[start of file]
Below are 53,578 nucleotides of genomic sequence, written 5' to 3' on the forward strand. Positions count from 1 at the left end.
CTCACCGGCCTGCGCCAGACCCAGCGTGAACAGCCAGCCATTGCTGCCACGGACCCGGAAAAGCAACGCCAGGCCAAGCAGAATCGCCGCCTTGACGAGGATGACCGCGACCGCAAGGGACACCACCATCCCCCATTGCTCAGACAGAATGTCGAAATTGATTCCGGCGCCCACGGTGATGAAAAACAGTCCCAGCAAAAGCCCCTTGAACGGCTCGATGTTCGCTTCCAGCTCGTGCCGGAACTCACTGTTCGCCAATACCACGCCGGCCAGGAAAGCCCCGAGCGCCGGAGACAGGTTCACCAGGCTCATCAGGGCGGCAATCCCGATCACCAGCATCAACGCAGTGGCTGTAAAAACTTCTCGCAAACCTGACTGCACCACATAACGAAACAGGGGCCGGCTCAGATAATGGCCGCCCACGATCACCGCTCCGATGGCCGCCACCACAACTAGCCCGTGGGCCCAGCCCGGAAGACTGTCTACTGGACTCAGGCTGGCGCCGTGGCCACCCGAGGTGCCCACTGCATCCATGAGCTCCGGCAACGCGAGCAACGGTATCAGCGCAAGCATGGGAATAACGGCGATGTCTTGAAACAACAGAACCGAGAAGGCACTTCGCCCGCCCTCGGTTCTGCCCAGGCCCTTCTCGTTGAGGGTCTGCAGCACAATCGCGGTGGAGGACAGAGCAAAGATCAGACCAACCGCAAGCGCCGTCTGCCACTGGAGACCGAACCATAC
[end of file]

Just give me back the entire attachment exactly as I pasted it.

Below are 53,578 nucleotides of genomic sequence, written 5' to 3' on the forward strand. Positions count from 1 at the left end.
CTCACCGGCCTGCGCCAGACCCAGCGTGAACAGCCAGCCATTGCTGCCACGGACCCGGAAAAGCAACGCCAGGCCAAGCAGAATCGCCGCCTTGACGAGGATGACCGCGACCGCAAGGGACACCACCATCCCCCATTGCTCAGACAGAATGTCGAAATTGATTCCGGCGCCCACGGTGATGAAAAACAGTCCCAGCAAAAGCCCCTTGAACGGCTCGATGTTCGCTTCCAGCTCGTGCCGGAACTCACTGTTCGCCAATACCACGCCGGCCAGGAAAGCCCCGAGCGCCGGAGACAGGTTCACCAGGCTCATCAGGGCGGCAATCCCGATCACCAGCATCAACGCAGTGGCTGTAAAAACTTCTCGCAAACCTGACTGCACCACATAACGAAACAGGGGCCGGCTCAGATAATGGCCGCCCACGATCACCGCTCCGATGGCCGCCACCACAACTAGCCCGTGGGCCCAGCCCGGAAGACTGTCTACTGGACTCAGGCTGGCGCCGTGGCCACCCGAGGTGCCCACTGCATCCATGAGCTCCGGCAACGCGAGCAACGGTATCAGCGCAAGCATGGGAATAACGGCGATGTCTTGAAACAACAGAACCGAGAAGGCACTTCGCCCGCCCTCGGTTCTGCCCAGGCCCTTCTCGTTGAGGGTCTGCAGCACAATCGCGGTGGAGGACAGAGCAAAGATCAGACCAACCGCAAGCGCCGTCTGCCACTGGAGACCGAACCATAC